The electoral agency will on Thursday start the process to remove of 2.9 million ghost voters from the electoral register.
On Wednesday, the Independent Electoral and Boundaries Commission said the 30-day exercise will involve verifying the 19.53 million Kenyans who have been registered to vote in this year's General Election.
The commission called on voters to report to registration centres in their wards to confirm whether or not they will be allowed to vote, adding that it hoped the exercise will weed out ghost voters and those who were registered irregularly.
IEBC chairman Wafula Chebukati said the verification will be done concurrently with the audit of the roll of voters by global auditing firm KPMG and that both processes are aimed at ensuring the sanctity of the register before it is gazetted.
The voter verification was introduced in law after complaints by voters about missing or wrong details. An estimated 2.9 million people out of 28.06 million who were issued with identity cards since independence have since died and this is the number of people who are suspected to be ghost voters in the register.
The IEBC has deployed 10,000 Kenya Integrated Elections Management Systems (KIEMS) kits to be used in identifying voters and transmitting results during the elections- throughout the country’s 1,450 wards.
“The biometric verification process will give Kenyans an opportunity to familiarise themselves with the technology that will be used in the General Election,” Mr Chebukati told reporters at the agency’s Anniversary Towers office in Nairobi.
“We appeal to all registered voters to visit any polling station within the ward to confirm their details.”
The voter verification and audit of the register is a high-stakes exercise which will be closely monitored by the National Super Alliance (Nasa), which has claimed that ghost voters have been used in past elections to sway the results.
The Nasa chiefs have also warned that unless the voters register is cleaned, the August elections will not be free and fair.
While the verification will take place from Thursday to June 9, Kenyans who registered in the East African countries and South Africa will verify their details from May 15 to 30.
To verify one’s details, voters will have to be physically present at the polling station carrying a national identification card or a valid passport.
The commission however clarified that while its not mandatory to verify one’s details, ensuring that ones details are correct is critical to avoid inconveniences on the election date.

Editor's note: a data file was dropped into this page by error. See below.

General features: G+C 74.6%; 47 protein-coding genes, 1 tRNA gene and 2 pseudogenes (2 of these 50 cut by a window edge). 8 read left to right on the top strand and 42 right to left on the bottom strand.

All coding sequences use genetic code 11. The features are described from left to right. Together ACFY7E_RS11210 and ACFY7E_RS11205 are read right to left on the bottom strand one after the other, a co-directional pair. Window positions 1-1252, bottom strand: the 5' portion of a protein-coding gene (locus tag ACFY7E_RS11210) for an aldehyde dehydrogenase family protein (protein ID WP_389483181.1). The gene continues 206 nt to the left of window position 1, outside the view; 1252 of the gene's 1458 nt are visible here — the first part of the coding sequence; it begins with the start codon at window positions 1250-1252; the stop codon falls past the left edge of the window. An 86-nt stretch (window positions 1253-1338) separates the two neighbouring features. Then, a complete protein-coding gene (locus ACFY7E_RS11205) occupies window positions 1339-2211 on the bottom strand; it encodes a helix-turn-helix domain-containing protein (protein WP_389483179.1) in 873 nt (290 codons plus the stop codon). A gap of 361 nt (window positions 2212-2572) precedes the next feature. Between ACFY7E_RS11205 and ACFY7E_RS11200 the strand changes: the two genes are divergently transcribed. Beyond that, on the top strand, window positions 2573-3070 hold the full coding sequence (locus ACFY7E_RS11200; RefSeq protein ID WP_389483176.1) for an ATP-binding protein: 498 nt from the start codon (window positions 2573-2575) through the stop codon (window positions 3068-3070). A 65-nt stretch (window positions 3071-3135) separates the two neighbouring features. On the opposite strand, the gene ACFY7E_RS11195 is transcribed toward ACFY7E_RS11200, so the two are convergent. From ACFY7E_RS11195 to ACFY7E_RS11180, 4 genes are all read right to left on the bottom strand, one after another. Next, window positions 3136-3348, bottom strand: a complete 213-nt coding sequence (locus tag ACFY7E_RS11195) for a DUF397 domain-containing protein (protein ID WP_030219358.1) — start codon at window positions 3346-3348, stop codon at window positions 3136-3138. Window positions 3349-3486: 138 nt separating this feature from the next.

The 21,000 clerks deployed to carry out the process will either scan the Machine Readable Zone of a voter’s ID or manually enter the details.
A message will pop up showing whether the person is a registered voter in that polling station, and if not, direct him or her to the appropriate place.
If registered at the polling station details of name, ID number, and polling station will show on the screen.
But for the biometric verification to be complete, the voter must place a thumb on the machine for the portrait to appear on the screen and a recording of a successful verification made.
“We will make corrections on the spot and then fill out a form ascertained by the constituency election managers, who will later be Returning Officers, saying the said changes have been made,” said IEBC commissioner Dr Roselyn Akombe, who is in charge of the exercise.
While “genuine cases of omission in the list will be addressed,” Mr Chebukati said, there was absolutely no room for new voter registration.
“The register being used in the verification and that being audited by KPMG is the same one that will be used in the General Election,” Mr Chebukati explained.
“Whatever errors, we will find during verification, we will correct. KPMG’s job is not to alter anything. It is simply to identify problems and there is no way its findings can negate the voter register verification.”
Before the legal gazettement of the voter register, Mr Chebukati said, it will be updated with any relevant findings and recommendations from the ongoing audit.
“The Commission will therefore be in a position to address issues of deceased voters, incorrect data capture and any missing details, disputed voters in the register either on the basis of age or any other issues that the audit may find and then prepare the final register,” Mr Chebukati said in a statement.